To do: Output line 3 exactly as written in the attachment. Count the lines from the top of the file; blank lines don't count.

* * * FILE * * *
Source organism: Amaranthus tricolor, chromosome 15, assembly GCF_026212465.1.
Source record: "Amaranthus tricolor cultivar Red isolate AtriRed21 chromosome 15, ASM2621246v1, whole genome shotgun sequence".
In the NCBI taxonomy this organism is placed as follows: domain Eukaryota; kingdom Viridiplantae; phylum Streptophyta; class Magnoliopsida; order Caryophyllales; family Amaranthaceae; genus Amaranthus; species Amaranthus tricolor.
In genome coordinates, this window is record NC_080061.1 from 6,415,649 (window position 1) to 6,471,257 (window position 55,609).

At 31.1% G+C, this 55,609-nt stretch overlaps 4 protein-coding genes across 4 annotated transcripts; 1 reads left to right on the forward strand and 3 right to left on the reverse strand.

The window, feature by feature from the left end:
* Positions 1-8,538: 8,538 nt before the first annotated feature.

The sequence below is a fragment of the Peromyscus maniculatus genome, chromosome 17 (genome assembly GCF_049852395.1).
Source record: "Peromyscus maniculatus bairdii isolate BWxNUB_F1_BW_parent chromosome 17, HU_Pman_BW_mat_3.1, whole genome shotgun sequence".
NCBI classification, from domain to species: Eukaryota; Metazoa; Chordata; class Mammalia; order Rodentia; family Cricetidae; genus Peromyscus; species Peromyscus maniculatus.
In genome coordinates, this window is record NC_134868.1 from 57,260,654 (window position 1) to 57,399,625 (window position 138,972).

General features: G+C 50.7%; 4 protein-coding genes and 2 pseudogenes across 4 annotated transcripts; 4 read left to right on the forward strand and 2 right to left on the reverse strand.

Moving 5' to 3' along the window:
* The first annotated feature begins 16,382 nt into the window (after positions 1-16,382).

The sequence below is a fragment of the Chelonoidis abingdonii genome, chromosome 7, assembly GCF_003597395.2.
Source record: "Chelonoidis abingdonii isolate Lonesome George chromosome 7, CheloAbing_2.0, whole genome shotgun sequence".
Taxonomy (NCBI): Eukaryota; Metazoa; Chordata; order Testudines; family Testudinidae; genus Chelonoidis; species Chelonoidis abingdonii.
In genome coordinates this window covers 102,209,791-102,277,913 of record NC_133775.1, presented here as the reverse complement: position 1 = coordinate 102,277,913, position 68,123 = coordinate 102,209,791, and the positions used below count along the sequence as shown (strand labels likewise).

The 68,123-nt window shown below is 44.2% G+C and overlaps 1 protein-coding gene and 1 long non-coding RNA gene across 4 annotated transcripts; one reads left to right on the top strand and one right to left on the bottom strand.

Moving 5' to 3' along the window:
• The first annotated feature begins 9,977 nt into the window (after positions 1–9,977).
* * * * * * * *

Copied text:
In the NCBI taxonomy this organism is placed as follows: domain Eukaryota; kingdom Viridiplantae; phylum Streptophyta; class Magnoliopsida; order Caryophyllales; family Amaranthaceae; genus Amaranthus; species Amaranthus tricolor.